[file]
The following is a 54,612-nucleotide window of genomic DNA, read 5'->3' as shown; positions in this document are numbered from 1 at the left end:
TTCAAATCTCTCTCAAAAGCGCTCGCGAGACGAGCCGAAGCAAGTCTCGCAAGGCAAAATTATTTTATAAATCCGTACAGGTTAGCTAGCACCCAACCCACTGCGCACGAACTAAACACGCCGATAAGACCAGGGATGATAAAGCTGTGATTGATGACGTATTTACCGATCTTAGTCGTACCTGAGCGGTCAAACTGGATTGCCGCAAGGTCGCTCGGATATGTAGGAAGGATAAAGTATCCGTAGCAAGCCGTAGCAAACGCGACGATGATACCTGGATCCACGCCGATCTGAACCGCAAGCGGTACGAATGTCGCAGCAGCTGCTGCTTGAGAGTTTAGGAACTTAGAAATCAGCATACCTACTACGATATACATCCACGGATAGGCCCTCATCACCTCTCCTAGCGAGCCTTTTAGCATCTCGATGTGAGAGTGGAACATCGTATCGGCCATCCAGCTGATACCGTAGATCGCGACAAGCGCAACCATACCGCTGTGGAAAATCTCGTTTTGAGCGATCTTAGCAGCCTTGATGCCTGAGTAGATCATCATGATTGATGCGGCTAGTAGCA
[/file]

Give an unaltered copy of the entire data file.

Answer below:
The following is a 54,612-nucleotide window of genomic DNA, read 5'->3' as shown; positions in this document are numbered from 1 at the left end:
TTCAAATCTCTCTCAAAAGCGCTCGCGAGACGAGCCGAAGCAAGTCTCGCAAGGCAAAATTATTTTATAAATCCGTACAGGTTAGCTAGCACCCAACCCACTGCGCACGAACTAAACACGCCGATAAGACCAGGGATGATAAAGCTGTGATTGATGACGTATTTACCGATCTTAGTCGTACCTGAGCGGTCAAACTGGATTGCCGCAAGGTCGCTCGGATATGTAGGAAGGATAAAGTATCCGTAGCAAGCCGTAGCAAACGCGACGATGATACCTGGATCCACGCCGATCTGAACCGCAAGCGGTACGAATGTCGCAGCAGCTGCTGCTTGAGAGTTTAGGAACTTAGAAATCAGCATACCTACTACGATATACATCCACGGATAGGCCCTCATCACCTCTCCTAGCGAGCCTTTTAGCATCTCGATGTGAGAGTGGAACATCGTATCGGCCATCCAGCTGATACCGTAGATCGCGACAAGCGCAACCATACCGCTGTGGAAAATCTCGTTTTGAGCGATCTTAGCAGCCTTGATGCCTGAGTAGATCATCATGATTGATGCGGCTAGTAGCA